Updated 5:15 p.m. Wednesday
The Cleveland Heights-University Heights City School District released the new Tuesday, and appraisers believe market value of the property is about $770,000.
Charles M. Ritley Associates conducted the new appraisal for the district, and wrote that the school building and surrounding land at 8.2 acres is valued at $740,000. The Beachwood company determined the additional 2.6 acres of land, which includes green space and the Millikin Barn, formerly on the Severance Longwood Estate, is valued at $34,000.
An assessment from 2005 conducted by David E. Walter & Associates indicated the now vacant property at 1700 Crest Road , said Superintendent Douglas Heuer in a statement released in February.
Mosdos Ohr Hatorah, a K-12 private Orthodox Jewish school, and sparked the . The school has offered the district $550,000, which Heuer initially said was too low based on the 2005 assessment.
“… we remain firmly committed to ensuring this community receives fair value for its investment. There is simply no reason for the district to sell this property at an unfairly low price,” he said.
Mosdos officials also conducted their own updated appraisal, and appraisers from Charles P. Braman & Co. believe the value, if the building is used as a school, is $600,000.
Alan Rapoport, a former Cleveland Heights mayor and an attorney representing Mosdos, said people must keep in mind that an appraisal is an opinion.
“Appraisals can give you some guidance. We definitely have to examine the report in more detail,” he said. “You sort of have to look at not only the expert’s opinion, but you have to look at the facts on which the opinions are based.”
Rapoport said he met with the district’s attorney today, and they traded appraisals.
“Each party has to digest the information … We’re having a more intelligent conversation around facts.”
CH-UH School Board President Karen Jones said in a written statement that board members are carefully reviewing the appraisal and will meet in an executive session soon to discuss the options for the property.
"This particular appraisal is based on the value of current property as is, and under current zoning. That is significantly different than the conditions that were placed on the appraisal in 2005," Jones said. "We are determined to find a solution that benefits the immediate neighborhood and the community as a whole."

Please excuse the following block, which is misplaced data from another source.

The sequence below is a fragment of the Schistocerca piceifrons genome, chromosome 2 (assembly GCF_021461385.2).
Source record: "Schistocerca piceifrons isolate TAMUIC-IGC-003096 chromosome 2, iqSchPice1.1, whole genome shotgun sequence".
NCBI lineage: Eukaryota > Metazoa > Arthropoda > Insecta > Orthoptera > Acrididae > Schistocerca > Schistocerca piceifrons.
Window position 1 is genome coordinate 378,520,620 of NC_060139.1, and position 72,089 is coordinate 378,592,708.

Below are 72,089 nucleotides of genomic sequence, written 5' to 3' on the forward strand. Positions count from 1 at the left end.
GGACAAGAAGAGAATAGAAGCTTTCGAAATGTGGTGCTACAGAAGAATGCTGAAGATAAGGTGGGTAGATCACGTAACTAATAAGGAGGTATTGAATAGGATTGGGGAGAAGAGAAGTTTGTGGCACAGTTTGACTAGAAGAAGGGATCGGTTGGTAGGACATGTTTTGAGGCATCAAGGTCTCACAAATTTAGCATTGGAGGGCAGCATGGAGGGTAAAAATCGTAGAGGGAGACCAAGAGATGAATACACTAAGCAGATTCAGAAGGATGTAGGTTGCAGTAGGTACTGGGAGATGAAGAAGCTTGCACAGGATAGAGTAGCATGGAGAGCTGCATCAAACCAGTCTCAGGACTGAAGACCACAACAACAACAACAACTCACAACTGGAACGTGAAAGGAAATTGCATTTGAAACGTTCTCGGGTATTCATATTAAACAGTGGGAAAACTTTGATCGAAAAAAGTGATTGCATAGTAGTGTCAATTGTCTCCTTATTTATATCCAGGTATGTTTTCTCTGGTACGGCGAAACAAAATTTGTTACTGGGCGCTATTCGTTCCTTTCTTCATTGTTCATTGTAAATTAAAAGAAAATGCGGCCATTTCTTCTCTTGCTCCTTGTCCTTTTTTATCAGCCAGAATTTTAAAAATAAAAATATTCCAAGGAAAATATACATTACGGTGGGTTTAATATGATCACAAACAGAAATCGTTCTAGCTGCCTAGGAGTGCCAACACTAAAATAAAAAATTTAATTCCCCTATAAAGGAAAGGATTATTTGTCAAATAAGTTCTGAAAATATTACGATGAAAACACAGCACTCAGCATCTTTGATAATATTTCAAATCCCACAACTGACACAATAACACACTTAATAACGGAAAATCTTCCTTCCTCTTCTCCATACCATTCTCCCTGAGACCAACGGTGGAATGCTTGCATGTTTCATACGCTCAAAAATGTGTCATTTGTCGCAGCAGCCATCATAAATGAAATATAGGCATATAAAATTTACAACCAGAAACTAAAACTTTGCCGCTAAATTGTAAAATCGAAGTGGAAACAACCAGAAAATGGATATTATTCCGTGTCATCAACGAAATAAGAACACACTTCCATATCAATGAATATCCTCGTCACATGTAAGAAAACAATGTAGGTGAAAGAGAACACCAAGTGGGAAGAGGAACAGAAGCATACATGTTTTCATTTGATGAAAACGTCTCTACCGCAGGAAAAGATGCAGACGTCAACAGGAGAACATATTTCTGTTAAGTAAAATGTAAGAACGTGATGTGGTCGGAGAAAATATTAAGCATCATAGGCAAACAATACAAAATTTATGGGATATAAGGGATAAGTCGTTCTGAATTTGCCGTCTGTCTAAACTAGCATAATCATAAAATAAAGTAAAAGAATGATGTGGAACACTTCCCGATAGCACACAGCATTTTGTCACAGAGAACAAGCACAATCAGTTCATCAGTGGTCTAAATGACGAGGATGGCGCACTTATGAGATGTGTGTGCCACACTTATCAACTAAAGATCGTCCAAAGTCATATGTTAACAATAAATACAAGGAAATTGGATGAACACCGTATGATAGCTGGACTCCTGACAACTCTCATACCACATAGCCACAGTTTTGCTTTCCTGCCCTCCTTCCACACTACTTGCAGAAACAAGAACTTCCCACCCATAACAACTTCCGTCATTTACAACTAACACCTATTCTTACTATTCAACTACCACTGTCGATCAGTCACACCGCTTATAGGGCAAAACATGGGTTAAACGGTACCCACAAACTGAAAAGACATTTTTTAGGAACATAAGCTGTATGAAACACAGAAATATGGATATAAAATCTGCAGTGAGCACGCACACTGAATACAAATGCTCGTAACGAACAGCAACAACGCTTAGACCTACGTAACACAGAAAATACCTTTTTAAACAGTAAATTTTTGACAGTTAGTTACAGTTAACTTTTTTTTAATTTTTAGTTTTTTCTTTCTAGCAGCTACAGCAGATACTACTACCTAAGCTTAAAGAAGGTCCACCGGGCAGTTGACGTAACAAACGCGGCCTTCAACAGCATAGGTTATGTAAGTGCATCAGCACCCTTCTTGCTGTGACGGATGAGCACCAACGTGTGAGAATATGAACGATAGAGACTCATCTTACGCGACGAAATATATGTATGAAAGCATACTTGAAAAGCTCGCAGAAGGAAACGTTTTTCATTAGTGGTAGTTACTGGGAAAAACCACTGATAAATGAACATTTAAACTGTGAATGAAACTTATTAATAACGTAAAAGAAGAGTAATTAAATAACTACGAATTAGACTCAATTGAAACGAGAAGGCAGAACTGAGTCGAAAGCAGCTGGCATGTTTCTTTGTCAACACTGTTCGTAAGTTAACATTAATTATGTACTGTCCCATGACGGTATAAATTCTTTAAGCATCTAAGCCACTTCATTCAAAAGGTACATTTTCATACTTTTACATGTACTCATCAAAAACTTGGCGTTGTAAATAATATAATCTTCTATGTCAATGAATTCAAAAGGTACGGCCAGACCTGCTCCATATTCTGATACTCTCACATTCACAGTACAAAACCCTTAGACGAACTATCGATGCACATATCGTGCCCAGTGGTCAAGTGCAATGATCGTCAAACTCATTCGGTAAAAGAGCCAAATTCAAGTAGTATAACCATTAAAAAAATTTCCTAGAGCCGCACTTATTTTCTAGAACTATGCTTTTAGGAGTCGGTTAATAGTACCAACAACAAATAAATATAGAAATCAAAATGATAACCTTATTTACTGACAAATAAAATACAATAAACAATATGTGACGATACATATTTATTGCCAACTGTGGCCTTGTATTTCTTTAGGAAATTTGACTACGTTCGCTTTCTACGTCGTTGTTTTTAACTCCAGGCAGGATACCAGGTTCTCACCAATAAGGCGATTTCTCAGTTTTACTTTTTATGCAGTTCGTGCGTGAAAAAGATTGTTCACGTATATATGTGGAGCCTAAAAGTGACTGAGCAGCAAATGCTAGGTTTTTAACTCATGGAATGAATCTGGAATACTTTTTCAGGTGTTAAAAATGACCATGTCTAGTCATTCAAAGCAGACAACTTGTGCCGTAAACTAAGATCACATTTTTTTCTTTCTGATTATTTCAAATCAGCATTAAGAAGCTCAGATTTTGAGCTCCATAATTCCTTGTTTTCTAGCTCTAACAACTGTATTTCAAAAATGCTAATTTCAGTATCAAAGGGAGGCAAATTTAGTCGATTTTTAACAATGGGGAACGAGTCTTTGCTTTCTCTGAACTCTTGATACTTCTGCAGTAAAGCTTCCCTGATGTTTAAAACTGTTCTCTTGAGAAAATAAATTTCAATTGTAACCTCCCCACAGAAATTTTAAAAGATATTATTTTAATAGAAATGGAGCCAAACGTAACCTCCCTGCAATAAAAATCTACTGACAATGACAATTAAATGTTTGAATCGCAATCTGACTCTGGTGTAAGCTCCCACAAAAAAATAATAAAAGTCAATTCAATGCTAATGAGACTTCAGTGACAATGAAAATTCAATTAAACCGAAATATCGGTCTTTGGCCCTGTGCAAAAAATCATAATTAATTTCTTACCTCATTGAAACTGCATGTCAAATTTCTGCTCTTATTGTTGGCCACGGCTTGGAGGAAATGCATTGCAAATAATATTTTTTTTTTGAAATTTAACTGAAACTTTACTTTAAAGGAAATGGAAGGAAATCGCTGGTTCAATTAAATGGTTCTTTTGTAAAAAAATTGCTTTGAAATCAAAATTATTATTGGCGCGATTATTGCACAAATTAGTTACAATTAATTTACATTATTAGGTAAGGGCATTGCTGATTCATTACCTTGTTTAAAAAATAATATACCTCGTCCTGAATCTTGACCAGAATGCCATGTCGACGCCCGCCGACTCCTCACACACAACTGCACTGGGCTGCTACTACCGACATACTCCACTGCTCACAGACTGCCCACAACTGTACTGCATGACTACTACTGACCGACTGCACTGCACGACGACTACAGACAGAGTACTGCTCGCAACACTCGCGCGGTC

The board had put the property up for sale in 2006 when the school closed and received four offers, Heuer said. The highest was $500,000.
In addition, the board made formal requests for proposals in 2009 and 2010, but no one sent an offer, he said.
A group of residents who live in the Millikin School neighborhood revived the Millikin issue when they told the CH-UH School Board at its that they wanted the property to remain a school, arguing it would significantly improve the neighborhood, increase property values and attract new residents. Supporters of Mosdos at Millikin .
They had heard the district and the City of Cleveland Heights were considering leasing the space to a call center. At that time, Economic Development Director Howard Thompson said a company was interested, but didn't provide more details.
“We’ve been approached by someone from outside the state about utilizing the facility,” Thompson said in February. “There’s a great deal of jobs involved with it.”
City Councilman Jason Stein, whose children attend Mosdos, wants the CH-UH School Board or district to make its intentions known before among Cleveland Heights, University Heights and the board Monday.
“Until the school board makes its decision public, it’s difficult to close any other school buildings in Cleveland Heights or University Heights,” Stein said, referring to the that calls for closing , and elementary schools. “I feel that those who have supported returning Millikin as a community asset are validated.”
Stein also challenged the district's interpretation of the old appraisal at a board meeting, suggesting that at that time, the building was really valued at $874,400, as long as the property would be used as a school.
Now that the new appraisals are ready, Stein said he's ready to move on.
"It’s time to move forward and do the right thing for the schools, and for the city and the community."